• Keep a notebook for writing down home brewing notes, then transfer to a spreadsheet or home brewing template with all your other beer recipes and notes. Having consistency in the way you log your home brew will make it easier and more routine for you with each passing brew.Shop Beer Recipe Kits

What to Record in Your Home Brewing Notes
Beginning brewers might want to start by recording the following basics:

  • Record the recipe and ingredients, including the weight and type of all the ingredients, the time of each hop addition, and the strain of beer yeast used.
  • Include dates for brew day, transfer to secondary (if applicable), and bottling/kegging date.
  • Record both original gravity and final gravity so you can calculate alcohol content.
  • Amount and type of priming sugar used for bottling.
  • Tasting notes – Record the date of the tasting and common characteristics: aroma, appearance, flavor, mouthfeel, and overall impression. (Tip: Save a bottle or two of your brew for a tasting at a later date. You might be surprised how beers can change over time!)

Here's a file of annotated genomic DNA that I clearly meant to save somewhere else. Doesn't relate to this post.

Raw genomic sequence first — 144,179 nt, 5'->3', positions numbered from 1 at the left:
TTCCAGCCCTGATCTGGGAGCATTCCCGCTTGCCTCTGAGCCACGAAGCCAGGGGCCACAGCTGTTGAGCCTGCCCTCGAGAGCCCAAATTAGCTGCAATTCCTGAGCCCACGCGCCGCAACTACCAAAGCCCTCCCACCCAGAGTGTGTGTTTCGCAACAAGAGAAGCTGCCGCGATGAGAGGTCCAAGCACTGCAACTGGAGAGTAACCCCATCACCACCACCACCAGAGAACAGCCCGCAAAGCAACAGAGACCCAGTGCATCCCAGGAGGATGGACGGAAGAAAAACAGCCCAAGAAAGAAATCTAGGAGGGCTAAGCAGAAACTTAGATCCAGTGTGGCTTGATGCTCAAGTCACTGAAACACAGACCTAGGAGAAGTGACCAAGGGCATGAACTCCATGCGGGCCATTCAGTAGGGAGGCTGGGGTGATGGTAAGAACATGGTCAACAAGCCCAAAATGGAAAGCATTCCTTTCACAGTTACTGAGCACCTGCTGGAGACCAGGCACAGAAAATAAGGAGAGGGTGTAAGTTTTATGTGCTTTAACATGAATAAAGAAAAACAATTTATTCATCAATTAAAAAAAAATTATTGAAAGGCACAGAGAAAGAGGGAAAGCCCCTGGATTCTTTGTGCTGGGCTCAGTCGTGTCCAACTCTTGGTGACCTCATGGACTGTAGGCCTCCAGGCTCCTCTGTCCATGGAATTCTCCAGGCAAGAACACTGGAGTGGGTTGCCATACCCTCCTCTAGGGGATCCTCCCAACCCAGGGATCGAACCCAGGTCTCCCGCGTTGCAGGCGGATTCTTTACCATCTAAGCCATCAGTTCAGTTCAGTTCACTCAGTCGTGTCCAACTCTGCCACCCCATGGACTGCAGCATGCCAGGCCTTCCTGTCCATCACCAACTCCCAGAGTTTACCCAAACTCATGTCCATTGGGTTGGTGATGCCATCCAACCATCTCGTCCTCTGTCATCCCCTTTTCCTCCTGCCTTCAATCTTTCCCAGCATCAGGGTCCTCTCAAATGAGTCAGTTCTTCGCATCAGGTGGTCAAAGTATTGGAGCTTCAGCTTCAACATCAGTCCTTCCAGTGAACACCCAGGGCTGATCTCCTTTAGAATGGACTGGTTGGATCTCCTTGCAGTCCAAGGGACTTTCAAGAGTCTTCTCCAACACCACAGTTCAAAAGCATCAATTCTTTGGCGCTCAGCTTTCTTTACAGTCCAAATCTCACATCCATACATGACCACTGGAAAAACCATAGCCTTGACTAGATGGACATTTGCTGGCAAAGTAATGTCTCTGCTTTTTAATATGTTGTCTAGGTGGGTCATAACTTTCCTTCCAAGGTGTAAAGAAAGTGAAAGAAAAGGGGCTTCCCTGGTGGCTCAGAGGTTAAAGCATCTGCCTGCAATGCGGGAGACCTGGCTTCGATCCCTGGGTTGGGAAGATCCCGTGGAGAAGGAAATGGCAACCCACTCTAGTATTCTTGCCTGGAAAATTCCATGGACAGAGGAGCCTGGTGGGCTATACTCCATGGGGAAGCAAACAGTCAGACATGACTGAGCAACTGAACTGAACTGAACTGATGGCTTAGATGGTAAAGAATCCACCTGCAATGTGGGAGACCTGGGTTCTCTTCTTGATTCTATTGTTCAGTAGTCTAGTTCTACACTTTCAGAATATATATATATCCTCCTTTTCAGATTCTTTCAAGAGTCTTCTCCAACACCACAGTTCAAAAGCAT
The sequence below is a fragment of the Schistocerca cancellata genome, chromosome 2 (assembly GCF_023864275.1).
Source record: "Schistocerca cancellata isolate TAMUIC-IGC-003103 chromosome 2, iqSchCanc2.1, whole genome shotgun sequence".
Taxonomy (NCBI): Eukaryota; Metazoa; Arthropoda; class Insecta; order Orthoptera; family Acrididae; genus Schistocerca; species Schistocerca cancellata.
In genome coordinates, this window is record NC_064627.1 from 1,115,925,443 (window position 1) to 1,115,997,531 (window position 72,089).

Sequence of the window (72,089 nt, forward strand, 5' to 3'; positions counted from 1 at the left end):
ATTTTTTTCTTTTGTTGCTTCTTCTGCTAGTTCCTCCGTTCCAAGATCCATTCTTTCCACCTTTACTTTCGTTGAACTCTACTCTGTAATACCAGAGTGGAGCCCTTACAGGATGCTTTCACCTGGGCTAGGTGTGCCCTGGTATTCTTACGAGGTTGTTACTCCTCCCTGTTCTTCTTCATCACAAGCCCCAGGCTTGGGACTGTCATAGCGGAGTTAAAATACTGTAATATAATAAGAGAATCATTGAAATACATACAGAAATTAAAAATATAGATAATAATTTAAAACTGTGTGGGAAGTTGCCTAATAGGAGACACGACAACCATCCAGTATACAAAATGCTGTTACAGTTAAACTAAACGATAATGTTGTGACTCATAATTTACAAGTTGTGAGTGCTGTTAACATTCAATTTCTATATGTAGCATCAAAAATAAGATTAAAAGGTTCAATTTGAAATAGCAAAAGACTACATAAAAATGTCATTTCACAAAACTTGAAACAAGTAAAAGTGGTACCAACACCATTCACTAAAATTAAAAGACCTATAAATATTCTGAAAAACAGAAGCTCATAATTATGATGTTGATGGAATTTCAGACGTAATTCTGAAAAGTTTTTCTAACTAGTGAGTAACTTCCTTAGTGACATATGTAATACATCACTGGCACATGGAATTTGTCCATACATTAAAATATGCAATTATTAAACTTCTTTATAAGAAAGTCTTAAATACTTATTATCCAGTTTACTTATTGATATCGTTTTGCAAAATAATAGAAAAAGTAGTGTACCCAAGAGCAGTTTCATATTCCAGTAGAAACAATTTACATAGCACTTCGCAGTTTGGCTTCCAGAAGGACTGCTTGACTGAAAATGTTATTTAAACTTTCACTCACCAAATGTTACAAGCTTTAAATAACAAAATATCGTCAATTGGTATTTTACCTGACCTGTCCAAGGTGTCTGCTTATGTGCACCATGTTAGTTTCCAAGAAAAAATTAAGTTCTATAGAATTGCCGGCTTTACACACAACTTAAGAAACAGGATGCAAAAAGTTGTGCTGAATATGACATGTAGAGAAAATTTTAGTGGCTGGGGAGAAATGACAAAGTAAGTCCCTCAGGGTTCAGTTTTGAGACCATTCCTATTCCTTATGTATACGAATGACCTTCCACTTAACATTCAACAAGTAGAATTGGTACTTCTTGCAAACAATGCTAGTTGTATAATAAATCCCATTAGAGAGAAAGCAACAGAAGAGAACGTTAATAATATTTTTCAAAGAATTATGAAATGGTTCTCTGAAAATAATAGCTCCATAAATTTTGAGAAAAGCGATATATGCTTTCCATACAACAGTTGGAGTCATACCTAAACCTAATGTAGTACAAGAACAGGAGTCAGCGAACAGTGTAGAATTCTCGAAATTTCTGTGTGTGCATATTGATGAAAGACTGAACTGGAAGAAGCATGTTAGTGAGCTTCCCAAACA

Partial mash and intermediate brewers may want to log a few more details in their notebook:

  • Specialty grains used, if applicable
  • Water to grain ratio if doing a partial mash
  • Temperature of mini-mash, if applicable
  • Water amendments, if applicable
  • Fermentation notes, including duration of fermentation and changes in the fermentation temperature
  • If kegging and force carbonating your beer, record the amount of CO2 used or amount of pressure, the temperature of the beer in the keg, and the length of time under pressure